Secondary schools in England are experiencing a "golden" period for staff recruitment, research suggests.
Schools can select the cream of the crop when recruiting staff
The quality and quantity of candidates applying for vacant posts means schools can select from a talented field.
It is a reversal of the trend less than a decade ago when there were teacher shortages, says Education Data Surveys.
The downside is that newly qualified teachers and experienced returners face stiff competition for jobs.
This is especially true in the North, where the workforce is shrinking fastest alongside pupil numbers.
Many now face the prospect of having to move south to find a job.
But schools are reaping the benefits and finding most vacancies attracting a pool of strong candidates.
"It is a golden age and possibly the best it has been for a generation," said John Howson, director of Education Data Surveys.
"In 2001, you had shortages of trainees because there weren't training enough teachers.
"But now schools have never been as well off for selecting teachers who are keen to work in their establishments," he added.
One such school is Rooks Heath High in Harrow, north west London.
This year the comprehensive had four vacant posts to fill, one of them in science - a subject which has faced recruitment challenges in recent years.
The post was filled by the only candidate to apply, who then pulled out. A second round of adverts produced two strong candidates, one of whom was appointed.
Head teacher John Reavley is encouraged by recent trends in recruitment, but not complacent.
He said: "I've found the situation has got better, but not across the board.
"I know of one or two schools around here who have had trouble recruiting in the science area."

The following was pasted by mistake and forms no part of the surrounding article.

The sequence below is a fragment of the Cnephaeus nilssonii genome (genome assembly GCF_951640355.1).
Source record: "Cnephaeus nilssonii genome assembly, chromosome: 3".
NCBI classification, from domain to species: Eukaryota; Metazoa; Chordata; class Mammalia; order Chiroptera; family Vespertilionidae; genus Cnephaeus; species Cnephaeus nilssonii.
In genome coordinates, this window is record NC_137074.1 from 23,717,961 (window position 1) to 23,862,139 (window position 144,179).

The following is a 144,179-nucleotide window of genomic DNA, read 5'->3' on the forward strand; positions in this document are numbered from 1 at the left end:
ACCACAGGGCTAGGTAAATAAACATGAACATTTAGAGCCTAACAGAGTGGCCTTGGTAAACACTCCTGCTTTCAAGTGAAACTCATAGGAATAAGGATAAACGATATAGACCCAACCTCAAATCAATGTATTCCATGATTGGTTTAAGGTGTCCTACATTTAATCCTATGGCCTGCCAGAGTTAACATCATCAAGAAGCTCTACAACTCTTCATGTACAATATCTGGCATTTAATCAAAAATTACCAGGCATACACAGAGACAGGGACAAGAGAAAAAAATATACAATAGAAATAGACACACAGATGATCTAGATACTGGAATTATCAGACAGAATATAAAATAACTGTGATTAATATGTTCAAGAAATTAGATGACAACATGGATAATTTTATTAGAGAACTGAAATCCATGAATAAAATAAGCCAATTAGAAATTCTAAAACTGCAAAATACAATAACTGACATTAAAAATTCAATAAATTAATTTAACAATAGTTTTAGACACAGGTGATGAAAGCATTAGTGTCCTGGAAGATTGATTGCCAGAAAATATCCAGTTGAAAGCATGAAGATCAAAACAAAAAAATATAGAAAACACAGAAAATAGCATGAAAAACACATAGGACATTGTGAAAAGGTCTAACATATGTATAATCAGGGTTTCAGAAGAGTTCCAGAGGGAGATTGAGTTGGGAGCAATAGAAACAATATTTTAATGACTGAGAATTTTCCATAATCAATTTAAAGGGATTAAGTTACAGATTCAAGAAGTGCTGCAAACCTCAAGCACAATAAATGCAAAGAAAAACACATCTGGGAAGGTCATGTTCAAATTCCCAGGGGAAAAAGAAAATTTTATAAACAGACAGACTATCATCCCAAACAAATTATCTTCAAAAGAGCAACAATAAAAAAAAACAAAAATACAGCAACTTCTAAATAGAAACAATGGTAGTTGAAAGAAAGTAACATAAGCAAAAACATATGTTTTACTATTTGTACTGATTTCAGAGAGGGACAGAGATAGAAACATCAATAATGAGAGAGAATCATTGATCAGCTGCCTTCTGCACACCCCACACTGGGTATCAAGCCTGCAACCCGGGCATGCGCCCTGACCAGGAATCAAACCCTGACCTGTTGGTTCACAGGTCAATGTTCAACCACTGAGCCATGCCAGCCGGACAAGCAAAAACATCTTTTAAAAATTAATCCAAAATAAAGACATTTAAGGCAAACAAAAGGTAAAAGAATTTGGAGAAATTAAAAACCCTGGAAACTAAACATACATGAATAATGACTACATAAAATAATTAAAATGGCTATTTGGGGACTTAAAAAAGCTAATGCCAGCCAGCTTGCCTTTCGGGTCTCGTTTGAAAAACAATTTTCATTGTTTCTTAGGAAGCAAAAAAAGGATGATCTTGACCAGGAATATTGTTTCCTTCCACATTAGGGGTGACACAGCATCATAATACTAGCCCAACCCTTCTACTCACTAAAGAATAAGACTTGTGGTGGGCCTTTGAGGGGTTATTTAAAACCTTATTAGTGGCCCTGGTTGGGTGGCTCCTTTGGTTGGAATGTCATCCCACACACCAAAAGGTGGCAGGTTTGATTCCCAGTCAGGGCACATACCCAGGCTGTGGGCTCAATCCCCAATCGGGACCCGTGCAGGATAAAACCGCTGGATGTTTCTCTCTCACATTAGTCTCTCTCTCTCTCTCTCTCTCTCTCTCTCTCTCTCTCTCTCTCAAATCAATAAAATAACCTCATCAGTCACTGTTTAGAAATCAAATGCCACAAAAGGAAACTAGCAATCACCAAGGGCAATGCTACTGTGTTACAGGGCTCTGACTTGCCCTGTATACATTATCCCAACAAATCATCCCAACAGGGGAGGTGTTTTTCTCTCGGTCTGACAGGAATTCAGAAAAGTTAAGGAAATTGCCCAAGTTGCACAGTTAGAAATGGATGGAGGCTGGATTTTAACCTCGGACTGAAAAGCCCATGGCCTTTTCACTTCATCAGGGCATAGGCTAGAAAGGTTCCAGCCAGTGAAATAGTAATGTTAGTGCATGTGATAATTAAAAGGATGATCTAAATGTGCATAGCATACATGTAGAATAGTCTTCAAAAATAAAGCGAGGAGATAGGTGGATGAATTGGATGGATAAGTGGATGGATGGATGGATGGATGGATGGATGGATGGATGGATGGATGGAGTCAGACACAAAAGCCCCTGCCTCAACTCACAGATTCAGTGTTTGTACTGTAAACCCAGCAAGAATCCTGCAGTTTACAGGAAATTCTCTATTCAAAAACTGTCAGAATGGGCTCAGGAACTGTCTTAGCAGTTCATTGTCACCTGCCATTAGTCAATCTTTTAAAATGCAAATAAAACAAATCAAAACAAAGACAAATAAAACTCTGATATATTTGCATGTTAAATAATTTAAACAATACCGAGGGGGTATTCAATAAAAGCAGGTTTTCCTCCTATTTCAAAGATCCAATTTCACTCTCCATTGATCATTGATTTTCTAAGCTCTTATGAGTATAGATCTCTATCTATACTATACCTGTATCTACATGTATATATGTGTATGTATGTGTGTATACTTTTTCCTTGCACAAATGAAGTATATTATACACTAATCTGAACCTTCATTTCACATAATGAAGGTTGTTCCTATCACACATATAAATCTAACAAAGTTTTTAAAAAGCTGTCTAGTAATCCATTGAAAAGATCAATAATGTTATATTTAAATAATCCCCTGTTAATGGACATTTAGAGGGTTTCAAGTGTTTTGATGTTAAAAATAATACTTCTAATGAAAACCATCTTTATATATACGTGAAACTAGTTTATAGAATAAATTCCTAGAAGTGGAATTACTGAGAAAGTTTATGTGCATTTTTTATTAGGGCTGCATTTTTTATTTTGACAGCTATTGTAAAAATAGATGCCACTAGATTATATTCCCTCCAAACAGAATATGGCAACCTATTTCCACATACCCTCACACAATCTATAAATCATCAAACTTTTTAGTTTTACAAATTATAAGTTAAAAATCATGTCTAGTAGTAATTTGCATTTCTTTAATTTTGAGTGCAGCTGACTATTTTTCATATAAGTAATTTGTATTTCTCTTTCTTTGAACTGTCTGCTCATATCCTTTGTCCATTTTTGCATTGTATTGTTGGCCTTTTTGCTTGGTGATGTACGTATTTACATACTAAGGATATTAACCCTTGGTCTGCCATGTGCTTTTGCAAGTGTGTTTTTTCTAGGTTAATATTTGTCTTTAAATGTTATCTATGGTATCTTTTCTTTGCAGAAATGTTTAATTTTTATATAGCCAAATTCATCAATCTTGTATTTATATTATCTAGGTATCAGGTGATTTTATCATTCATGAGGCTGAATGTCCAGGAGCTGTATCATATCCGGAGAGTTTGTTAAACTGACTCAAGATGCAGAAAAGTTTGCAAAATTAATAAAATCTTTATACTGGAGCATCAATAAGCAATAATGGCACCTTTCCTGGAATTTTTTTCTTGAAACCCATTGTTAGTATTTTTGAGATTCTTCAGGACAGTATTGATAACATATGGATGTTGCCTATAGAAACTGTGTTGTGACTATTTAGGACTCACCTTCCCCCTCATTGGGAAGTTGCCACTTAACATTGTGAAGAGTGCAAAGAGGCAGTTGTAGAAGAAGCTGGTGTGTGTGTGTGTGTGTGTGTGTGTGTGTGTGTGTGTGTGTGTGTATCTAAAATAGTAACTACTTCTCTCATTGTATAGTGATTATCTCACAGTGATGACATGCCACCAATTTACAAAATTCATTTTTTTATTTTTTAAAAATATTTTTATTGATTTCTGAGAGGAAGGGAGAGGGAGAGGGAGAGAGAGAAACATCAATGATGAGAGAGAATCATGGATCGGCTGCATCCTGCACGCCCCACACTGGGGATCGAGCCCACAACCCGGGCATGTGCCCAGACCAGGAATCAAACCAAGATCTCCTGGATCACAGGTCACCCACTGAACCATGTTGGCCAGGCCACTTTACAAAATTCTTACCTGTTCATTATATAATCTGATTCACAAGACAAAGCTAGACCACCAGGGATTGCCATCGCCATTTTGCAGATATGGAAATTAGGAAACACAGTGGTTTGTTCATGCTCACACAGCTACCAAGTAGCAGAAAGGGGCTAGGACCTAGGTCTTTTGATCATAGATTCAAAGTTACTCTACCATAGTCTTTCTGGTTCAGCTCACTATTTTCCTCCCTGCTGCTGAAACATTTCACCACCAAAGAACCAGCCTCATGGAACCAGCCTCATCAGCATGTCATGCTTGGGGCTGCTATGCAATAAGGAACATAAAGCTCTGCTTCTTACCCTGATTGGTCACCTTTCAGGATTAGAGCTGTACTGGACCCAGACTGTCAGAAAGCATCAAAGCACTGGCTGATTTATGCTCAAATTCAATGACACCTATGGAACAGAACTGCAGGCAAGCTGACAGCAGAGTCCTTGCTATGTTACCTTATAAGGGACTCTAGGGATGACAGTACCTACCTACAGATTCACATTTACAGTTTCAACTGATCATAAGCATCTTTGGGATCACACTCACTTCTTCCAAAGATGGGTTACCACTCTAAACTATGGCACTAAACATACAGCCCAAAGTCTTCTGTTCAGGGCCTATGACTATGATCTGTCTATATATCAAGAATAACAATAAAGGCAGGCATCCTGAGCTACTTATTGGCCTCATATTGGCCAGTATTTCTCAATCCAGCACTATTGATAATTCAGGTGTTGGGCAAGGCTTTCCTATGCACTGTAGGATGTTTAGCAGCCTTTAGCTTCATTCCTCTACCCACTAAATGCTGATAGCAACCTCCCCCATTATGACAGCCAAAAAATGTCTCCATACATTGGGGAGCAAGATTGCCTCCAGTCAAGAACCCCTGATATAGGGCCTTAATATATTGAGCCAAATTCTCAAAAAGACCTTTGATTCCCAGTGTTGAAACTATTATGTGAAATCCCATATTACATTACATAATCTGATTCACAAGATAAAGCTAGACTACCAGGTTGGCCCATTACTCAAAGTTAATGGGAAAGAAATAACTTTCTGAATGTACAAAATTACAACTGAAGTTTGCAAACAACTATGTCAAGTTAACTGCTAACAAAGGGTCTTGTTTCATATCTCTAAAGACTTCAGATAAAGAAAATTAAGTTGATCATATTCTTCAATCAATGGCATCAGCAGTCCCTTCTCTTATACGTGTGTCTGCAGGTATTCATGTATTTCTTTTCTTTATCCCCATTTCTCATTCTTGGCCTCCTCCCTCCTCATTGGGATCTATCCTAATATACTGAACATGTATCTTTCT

Stepney Green School - a comprehensive in East London - had three posts to fill this year.
Head teacher Paramjit Bhutta said: "I would agree that there has been a turnaround.
"Every time we place adverts we get a good pool of candidates - a very strong field."
The new golden era of teacher recruitment may be good news for schools, who can pick and choose the cream of the crop, but in some cases newly qualified teachers, especially from the north, are having to compete with more than 100 others for the same post.
Some are considering moving south to find a post, where the higher cost of living swallows up most of their modest starting salaries.
Education Data Surveys' concern with the recruitment pendulum swinging in favour of schools, is that it may not be sustainable.
Prof Howson said: "As much as possible needs to be done to get the market as close to balance as possible because extremes either way mean someone is going to be disappointed.
"The risk is that it swings back the other way. We don't want people to be put off training to become teachers because they won't get a job."
Evidence suggests this is already happening, however, with graduate teacher training applications down this year.
Prof Howson says if this accelerates, the supply position could deteriorate rapidly, but it might take years for the government to notice.
Education Data Surveys' conclusions are based on tracking 32,000 secondary school vacancies across the country in the 2006-07 academic year.